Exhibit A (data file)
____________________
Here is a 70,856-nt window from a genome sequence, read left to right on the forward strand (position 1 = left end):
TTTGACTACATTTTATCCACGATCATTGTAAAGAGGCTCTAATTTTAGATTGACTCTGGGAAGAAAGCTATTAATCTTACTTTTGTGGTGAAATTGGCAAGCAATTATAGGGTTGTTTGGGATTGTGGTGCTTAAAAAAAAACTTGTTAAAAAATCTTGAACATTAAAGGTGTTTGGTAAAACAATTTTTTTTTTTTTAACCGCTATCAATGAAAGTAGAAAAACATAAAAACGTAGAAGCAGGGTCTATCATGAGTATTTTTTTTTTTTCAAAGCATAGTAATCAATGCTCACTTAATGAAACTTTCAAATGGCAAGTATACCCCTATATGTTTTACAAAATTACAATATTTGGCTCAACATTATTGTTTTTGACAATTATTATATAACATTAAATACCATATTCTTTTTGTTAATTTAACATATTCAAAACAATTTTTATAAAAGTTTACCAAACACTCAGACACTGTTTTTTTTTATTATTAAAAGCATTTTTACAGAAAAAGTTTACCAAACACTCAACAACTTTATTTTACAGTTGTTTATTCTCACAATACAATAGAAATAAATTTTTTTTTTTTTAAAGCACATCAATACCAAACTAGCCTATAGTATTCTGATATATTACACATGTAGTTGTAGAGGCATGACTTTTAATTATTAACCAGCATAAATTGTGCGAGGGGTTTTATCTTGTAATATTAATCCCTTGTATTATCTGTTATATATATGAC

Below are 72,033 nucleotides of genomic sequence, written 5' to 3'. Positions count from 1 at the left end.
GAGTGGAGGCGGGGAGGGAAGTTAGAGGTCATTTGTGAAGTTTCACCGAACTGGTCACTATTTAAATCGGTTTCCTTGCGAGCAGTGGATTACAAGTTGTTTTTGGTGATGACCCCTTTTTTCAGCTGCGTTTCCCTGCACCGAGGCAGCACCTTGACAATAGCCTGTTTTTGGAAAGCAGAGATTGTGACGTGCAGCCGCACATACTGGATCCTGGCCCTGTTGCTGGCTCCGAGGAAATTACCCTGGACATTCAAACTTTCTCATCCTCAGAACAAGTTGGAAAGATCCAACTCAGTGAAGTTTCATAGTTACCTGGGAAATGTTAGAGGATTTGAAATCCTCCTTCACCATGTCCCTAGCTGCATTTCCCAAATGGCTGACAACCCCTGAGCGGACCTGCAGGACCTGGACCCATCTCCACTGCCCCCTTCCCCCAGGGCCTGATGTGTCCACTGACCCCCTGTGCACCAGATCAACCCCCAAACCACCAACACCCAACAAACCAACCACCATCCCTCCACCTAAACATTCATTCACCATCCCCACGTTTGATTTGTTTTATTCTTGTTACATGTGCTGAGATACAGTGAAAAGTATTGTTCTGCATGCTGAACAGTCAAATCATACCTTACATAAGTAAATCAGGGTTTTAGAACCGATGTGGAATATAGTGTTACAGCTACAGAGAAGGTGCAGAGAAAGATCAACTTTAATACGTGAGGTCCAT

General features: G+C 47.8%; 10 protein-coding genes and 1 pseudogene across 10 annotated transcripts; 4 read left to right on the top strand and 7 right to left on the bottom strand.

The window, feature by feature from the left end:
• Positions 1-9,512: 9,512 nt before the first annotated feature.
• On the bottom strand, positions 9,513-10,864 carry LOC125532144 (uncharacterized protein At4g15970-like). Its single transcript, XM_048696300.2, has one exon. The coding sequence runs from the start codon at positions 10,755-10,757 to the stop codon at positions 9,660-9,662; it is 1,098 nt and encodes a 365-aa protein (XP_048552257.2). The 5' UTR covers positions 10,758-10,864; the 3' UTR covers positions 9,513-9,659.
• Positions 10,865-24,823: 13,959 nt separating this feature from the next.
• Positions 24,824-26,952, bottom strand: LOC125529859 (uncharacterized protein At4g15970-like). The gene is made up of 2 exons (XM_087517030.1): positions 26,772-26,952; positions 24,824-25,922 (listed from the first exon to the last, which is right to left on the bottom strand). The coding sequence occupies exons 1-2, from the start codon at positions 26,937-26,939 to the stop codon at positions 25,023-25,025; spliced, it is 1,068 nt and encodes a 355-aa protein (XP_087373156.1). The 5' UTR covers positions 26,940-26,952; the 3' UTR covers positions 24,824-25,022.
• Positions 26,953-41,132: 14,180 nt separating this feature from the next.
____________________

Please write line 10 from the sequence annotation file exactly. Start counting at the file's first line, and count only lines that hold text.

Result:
• Positions 24,824-26,952, bottom strand: LOC125529859 (uncharacterized protein At4g15970-like). The gene is made up of 2 exons (XM_087517030.1): positions 26,772-26,952; positions 24,824-25,922 (listed from the first exon to the last, which is right to left on the bottom strand). The coding sequence occupies exons 1-2, from the start codon at positions 26,937-26,939 to the stop codon at positions 25,023-25,025; spliced, it is 1,068 nt and encodes a 355-aa protein (XP_087373156.1). The 5' UTR covers positions 26,940-26,952; the 3' UTR covers positions 24,824-25,022.